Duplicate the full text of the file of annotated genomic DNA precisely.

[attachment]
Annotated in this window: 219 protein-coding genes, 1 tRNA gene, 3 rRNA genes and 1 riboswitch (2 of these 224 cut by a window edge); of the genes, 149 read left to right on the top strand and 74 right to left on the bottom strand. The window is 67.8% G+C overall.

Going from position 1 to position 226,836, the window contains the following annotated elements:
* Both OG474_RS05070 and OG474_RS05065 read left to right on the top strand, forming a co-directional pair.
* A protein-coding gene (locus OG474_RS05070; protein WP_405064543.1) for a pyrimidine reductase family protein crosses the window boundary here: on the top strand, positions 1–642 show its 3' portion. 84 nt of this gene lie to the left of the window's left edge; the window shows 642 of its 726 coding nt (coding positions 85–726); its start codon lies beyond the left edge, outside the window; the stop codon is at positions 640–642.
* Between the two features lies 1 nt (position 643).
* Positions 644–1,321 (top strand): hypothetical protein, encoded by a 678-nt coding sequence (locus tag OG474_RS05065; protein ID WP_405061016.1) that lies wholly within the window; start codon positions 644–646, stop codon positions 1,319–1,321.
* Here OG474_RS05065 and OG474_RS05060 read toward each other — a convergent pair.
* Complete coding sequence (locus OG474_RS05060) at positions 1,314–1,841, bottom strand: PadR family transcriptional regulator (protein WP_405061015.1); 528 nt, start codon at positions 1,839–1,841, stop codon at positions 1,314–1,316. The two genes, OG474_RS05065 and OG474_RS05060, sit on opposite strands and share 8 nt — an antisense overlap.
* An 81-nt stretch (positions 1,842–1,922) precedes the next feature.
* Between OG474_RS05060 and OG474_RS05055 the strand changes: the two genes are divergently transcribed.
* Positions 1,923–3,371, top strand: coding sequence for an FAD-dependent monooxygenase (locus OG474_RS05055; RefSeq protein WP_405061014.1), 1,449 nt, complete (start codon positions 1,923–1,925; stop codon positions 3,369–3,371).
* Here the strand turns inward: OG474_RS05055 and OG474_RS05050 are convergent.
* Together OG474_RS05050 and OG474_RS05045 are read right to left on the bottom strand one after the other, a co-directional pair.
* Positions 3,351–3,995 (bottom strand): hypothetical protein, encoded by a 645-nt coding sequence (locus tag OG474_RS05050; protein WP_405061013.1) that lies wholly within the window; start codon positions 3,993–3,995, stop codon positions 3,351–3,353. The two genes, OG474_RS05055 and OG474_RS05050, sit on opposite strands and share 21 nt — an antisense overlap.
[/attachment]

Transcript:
Annotated in this window: 219 protein-coding genes, 1 tRNA gene, 3 rRNA genes and 1 riboswitch (2 of these 224 cut by a window edge); of the genes, 149 read left to right on the top strand and 74 right to left on the bottom strand. The window is 67.8% G+C overall.

Going from position 1 to position 226,836, the window contains the following annotated elements:
* Both OG474_RS05070 and OG474_RS05065 read left to right on the top strand, forming a co-directional pair.
* A protein-coding gene (locus OG474_RS05070; protein WP_405064543.1) for a pyrimidine reductase family protein crosses the window boundary here: on the top strand, positions 1–642 show its 3' portion. 84 nt of this gene lie to the left of the window's left edge; the window shows 642 of its 726 coding nt (coding positions 85–726); its start codon lies beyond the left edge, outside the window; the stop codon is at positions 640–642.
* Between the two features lies 1 nt (position 643).
* Positions 644–1,321 (top strand): hypothetical protein, encoded by a 678-nt coding sequence (locus tag OG474_RS05065; protein ID WP_405061016.1) that lies wholly within the window; start codon positions 644–646, stop codon positions 1,319–1,321.
* Here OG474_RS05065 and OG474_RS05060 read toward each other — a convergent pair.
* Complete coding sequence (locus OG474_RS05060) at positions 1,314–1,841, bottom strand: PadR family transcriptional regulator (protein WP_405061015.1); 528 nt, start codon at positions 1,839–1,841, stop codon at positions 1,314–1,316. The two genes, OG474_RS05065 and OG474_RS05060, sit on opposite strands and share 8 nt — an antisense overlap.
* An 81-nt stretch (positions 1,842–1,922) precedes the next feature.
* Between OG474_RS05060 and OG474_RS05055 the strand changes: the two genes are divergently transcribed.
* Positions 1,923–3,371, top strand: coding sequence for an FAD-dependent monooxygenase (locus OG474_RS05055; RefSeq protein WP_405061014.1), 1,449 nt, complete (start codon positions 1,923–1,925; stop codon positions 3,369–3,371).
* Here the strand turns inward: OG474_RS05055 and OG474_RS05050 are convergent.
* Together OG474_RS05050 and OG474_RS05045 are read right to left on the bottom strand one after the other, a co-directional pair.
* Positions 3,351–3,995 (bottom strand): hypothetical protein, encoded by a 645-nt coding sequence (locus tag OG474_RS05050; protein WP_405061013.1) that lies wholly within the window; start codon positions 3,993–3,995, stop codon positions 3,351–3,353. The two genes, OG474_RS05055 and OG474_RS05050, sit on opposite strands and share 21 nt — an antisense overlap.